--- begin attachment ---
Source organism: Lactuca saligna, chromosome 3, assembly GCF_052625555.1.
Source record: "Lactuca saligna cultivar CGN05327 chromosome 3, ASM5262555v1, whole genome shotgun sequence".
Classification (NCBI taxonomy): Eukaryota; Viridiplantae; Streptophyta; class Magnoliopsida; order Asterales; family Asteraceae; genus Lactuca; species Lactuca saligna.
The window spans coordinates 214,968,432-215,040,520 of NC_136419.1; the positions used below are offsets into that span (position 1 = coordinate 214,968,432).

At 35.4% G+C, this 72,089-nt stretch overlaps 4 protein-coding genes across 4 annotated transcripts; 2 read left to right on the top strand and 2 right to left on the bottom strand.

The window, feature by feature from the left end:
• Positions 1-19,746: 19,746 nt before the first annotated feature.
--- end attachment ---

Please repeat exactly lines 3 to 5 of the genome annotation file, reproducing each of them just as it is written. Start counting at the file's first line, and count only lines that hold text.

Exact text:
Classification (NCBI taxonomy): Eukaryota; Viridiplantae; Streptophyta; class Magnoliopsida; order Asterales; family Asteraceae; genus Lactuca; species Lactuca saligna.
The window spans coordinates 214,968,432-215,040,520 of NC_136419.1; the positions used below are offsets into that span (position 1 = coordinate 214,968,432).

At 35.4% G+C, this 72,089-nt stretch overlaps 4 protein-coding genes across 4 annotated transcripts; 2 read left to right on the top strand and 2 right to left on the bottom strand.